A surgical suture is used to close the edges of a wound or incision and to repair damaged tissue. There are many kinds of sutures, with different properties suitable for various uses. Sutures can be divided into two main groups: absorbable and non-absorbable. An absorbable suture decomposes in the body. It degrades as a wound or incision heals. A non-absorbable suture resists the body's attempt to dissolve it. Non-absorbable sutures may be removed by a surgeon after a surface incision has healed.

Sutures are made from both man-made and natural materials. Natural suture materials include silk, linen, and catgut, which is actually the dried and treated intestine of a cow or sheep. Synthetic sutures are made from a variety of textiles such as nylon or polyester, formulated specifically for surgical use. Absorbable synthetic sutures are made from polyglycolic acid or other glycolide polymers. Most of the synthetic suture materials have proprietary names. The water-resistant material has been used for surgical sutures, and other sutures are made from thin metal wire.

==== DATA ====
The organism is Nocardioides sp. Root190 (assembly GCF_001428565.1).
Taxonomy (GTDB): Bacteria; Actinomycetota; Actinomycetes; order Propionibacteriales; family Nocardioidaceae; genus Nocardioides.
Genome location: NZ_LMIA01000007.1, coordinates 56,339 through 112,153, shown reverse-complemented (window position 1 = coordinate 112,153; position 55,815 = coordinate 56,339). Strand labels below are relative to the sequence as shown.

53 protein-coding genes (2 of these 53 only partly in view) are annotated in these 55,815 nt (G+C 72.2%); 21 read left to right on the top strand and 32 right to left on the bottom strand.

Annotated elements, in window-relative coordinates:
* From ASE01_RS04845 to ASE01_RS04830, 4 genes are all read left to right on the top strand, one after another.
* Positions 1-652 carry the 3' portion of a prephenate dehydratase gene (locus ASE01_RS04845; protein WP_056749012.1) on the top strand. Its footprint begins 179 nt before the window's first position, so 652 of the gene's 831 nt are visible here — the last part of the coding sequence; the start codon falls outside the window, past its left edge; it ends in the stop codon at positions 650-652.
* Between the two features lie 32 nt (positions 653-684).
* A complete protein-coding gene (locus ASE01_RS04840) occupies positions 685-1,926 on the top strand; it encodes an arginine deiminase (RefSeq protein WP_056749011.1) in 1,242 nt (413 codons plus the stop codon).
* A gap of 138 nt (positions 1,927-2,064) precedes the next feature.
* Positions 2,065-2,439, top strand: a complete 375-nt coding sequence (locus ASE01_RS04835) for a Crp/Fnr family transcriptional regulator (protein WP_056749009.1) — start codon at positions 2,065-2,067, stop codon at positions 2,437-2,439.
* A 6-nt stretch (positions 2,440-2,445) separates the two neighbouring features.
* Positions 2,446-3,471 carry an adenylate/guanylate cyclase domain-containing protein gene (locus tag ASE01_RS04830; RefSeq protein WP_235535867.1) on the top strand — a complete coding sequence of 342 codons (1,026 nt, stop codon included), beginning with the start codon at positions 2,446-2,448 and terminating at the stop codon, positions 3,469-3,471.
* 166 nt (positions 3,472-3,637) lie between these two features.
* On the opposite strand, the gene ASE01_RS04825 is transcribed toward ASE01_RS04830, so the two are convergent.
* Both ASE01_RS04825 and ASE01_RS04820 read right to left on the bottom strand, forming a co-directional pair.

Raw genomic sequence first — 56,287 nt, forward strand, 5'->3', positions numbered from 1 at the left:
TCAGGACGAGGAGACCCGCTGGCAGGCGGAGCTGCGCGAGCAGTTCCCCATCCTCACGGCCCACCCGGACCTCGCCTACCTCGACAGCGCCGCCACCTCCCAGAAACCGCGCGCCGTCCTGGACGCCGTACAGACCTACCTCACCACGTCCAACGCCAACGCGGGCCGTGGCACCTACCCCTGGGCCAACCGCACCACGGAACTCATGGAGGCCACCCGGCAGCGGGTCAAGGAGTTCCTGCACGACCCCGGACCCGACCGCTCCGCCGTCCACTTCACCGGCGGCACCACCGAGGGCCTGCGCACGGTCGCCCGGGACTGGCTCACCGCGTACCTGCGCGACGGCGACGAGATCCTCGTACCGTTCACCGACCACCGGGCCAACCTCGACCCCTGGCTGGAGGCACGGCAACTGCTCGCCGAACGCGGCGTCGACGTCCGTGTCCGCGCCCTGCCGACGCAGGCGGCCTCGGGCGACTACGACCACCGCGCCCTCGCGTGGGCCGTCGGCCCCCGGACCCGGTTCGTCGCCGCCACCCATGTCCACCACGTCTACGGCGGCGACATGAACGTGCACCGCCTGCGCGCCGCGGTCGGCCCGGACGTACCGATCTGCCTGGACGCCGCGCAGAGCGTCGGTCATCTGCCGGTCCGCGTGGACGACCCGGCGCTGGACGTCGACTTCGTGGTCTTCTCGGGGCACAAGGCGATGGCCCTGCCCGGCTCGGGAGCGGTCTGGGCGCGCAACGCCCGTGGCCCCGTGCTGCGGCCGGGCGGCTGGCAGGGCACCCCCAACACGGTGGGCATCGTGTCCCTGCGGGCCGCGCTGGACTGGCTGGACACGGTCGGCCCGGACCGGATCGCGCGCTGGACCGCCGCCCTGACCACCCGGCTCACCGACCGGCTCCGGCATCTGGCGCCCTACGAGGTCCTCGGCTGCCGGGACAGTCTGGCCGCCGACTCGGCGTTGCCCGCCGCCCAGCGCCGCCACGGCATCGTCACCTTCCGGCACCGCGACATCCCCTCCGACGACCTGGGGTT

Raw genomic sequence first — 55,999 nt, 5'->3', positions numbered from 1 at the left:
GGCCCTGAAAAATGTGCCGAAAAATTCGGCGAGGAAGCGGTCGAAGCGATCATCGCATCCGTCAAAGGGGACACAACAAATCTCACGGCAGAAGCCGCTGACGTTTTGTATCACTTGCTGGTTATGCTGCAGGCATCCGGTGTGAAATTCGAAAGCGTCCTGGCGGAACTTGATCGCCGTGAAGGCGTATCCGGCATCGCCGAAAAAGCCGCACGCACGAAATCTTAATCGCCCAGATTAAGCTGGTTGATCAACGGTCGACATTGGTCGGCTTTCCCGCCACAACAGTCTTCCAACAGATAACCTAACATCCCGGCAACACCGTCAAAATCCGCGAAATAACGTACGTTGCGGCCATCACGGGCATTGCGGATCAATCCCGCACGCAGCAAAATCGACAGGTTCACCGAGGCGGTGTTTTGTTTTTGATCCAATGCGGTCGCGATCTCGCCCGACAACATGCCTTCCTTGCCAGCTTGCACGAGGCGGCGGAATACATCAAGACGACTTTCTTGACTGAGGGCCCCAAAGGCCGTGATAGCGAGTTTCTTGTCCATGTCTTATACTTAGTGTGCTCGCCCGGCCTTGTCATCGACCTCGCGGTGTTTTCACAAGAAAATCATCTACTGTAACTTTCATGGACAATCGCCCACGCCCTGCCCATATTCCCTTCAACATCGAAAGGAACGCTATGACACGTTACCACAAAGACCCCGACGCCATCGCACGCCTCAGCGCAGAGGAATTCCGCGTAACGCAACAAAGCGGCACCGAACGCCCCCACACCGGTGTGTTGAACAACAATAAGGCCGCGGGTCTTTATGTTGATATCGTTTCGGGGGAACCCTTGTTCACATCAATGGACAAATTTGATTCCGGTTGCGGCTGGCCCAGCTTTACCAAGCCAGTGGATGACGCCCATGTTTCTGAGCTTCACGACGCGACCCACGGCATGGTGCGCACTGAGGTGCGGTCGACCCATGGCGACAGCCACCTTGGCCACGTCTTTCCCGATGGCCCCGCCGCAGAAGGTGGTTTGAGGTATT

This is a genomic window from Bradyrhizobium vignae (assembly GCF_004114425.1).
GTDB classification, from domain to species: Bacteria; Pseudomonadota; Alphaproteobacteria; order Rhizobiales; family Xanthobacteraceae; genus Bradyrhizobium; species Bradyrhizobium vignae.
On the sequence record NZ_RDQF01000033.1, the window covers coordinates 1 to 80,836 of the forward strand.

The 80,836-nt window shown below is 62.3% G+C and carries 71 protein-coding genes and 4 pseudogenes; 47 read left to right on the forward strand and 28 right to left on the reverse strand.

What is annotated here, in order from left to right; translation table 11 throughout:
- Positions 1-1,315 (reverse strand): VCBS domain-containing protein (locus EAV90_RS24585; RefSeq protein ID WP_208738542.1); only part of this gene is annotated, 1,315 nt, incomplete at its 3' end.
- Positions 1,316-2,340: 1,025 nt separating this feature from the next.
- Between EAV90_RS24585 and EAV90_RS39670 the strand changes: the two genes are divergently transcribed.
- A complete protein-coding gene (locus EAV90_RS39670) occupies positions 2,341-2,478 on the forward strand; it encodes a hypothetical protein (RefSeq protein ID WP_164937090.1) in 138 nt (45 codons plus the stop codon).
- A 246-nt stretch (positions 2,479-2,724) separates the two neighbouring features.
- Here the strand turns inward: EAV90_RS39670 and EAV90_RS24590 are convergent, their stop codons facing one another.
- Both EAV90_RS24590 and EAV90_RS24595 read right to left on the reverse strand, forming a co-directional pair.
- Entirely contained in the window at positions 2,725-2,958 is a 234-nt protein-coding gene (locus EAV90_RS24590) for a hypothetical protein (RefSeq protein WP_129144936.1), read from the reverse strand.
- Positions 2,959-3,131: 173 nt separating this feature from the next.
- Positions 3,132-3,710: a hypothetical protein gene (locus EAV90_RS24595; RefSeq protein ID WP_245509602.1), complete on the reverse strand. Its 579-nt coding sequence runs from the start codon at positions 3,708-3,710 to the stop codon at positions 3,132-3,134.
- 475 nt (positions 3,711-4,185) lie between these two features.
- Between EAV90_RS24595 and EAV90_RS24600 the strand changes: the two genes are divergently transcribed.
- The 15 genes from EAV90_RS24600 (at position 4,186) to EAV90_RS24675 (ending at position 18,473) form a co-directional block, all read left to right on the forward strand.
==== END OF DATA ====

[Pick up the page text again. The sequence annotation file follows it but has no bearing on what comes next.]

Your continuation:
Sutures are also classified according to their form. Some are monofilaments, that is, consisting of only one thread-like structure. Others consist of several filaments braided or twisted together. Surgeons choose which type of suture to use depending on the operation. A monofilament has what is called low tissue drag, meaning it passes smoothly through tissue. Braided or twisted sutures may have higher tissue drag, but are easier to knot and have greater knot strength. Braided sutures are usually coated to improve tissue drag. Other sutures may have a braided or twisted core within a smooth sleeve of extruded material. These are known as pseudo-monofilaments. A suture can also be classified according to its diameter. In the United States, suture diameter is represented on a scale descending from 10 to 1, and then descending again from 1-0 to 12-0. A number 9 suture is 0.0012 in (0.03 mm) in diameter, while the smallest, number 12-0, is smaller in diameter than a human hair.

Suture manufacturing comes under the regulatory control of the Food and Drug Administration (FDA) because sutures are classified as medical devices. Manufacturing guidelines and testing for the industry is provided by a non-profit, non-governmental agency called United States Pharmacopeia, located in Rockville, Maryland.